Occlusal Reduction Bur by Dr. Athas Kometas
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The Occlusal Reduction Bur. This bur takes all the guesswork out of removing the correct amount of tooth for proper reduction. We were all taught to take a bur of known diameter and use it to make depth cuts into the inclined planes of the tooth. This standard technique rarely achieves precise occlusal reduction because these so-called inclined planes of the tooth are really concave or convex surfaces. The depth-cutting bur must be able to follow the contour of the occlusal surface to be accurate. How many times has the lab asked you to reduce an opposing tooth? This is simply because you did not give the lab enough room. The Occlusal Reduction Bur, or ORB, solves the problem with an angled, noncutting stop that allows full penetration of the cutting surface into the fissures, and the bur is able to follow the inclines with the angled stop. This unique feature allows for uniform reduction. On lower molars, place the depth cuts going in a buccal-to-lingual direction from cusp tip to cusp tip, overlapping the functional cusp. On upper molars, the more mesial depth cut should angle from the mesial buccal cusp toward the large palatal cusp. I used the 2.0 mm bur the most. The ideal reduction for a PFM crown is 2.0 mm for porcelain and coping thickness. For an all-metal crown, use the 1.5 mm or the 1.2 mm and save money on the castings. Many dentists choose to customize their kits. There are six different sizes of burs — 1.2mm, 1.5mm, 1.8mm, 2.0mm, 2.2mm, and 2.4mm. I got mine with two 1.5 mm, two 2.0 mm, and two 1.2 mm burs. This customization allows you to pick only the burs that are useful in your practice. The burs are extremely durable, providing more than 10 uses. Take the guesswork out of occlusal reduction by ordering some today. Order from the inventor, Dr. Athas N. Kometas, by calling (386) 760-0031 or visit www.occlusalrouter.com for more information.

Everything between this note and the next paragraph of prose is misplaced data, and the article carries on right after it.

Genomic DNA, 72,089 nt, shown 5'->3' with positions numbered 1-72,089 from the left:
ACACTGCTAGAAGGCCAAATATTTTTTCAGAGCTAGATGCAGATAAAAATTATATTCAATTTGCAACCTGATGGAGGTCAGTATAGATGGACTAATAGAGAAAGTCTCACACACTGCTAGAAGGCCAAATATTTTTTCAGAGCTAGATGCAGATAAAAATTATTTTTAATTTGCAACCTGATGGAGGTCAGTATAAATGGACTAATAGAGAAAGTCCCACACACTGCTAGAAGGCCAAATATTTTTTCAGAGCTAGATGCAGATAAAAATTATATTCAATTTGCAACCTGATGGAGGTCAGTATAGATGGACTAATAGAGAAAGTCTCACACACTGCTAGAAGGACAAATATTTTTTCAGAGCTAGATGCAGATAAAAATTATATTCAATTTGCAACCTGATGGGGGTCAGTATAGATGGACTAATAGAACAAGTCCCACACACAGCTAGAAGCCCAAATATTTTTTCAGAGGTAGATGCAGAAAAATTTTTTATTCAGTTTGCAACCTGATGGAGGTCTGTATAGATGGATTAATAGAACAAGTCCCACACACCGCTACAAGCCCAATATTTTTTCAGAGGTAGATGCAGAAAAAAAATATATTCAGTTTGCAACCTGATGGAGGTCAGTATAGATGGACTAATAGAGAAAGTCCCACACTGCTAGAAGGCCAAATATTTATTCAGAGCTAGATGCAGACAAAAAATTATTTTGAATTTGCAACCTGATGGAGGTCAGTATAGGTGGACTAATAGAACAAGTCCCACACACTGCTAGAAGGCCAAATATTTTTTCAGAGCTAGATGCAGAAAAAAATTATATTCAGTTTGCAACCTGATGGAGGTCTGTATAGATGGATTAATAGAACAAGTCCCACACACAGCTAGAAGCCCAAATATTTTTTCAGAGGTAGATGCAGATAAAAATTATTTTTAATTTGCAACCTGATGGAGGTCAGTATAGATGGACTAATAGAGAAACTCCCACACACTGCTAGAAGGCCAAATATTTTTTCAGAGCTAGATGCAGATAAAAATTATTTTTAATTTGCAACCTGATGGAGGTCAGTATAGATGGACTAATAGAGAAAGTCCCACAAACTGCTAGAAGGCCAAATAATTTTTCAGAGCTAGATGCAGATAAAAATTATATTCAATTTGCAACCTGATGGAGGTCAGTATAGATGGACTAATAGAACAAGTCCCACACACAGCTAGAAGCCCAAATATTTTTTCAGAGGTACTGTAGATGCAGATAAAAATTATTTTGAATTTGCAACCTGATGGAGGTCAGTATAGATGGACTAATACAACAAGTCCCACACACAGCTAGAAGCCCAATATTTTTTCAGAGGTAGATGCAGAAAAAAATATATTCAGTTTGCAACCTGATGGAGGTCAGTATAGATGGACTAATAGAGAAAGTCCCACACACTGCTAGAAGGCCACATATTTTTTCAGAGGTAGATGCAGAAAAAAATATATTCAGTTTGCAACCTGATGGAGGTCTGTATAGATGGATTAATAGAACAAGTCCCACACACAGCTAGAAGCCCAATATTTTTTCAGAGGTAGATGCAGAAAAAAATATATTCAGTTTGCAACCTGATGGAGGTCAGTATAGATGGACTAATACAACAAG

Lorin Library Smile Style Guide (Second Edition)
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The Lorin Library Smile Style Guide (Second Edition). If you struggle with understanding smile design, then you need to buy this book. Dr. Lorin Berland will teach you all you need to know about smile design strategy in a beautifully photographed book. Use the guide's three easy steps to help your patient choose from 18 beautiful smile designs. A fourth option illustrates the importance of determining which of the four ideal length variations of the six maxillary front teeth is best for the patient — all before you ever begin! The book is inexpensive but packed full of great information for the aesthetically oriented office. To order, call (800) 741-7966. Visit www.dallasdentalspa.com or www.digident.com for more information.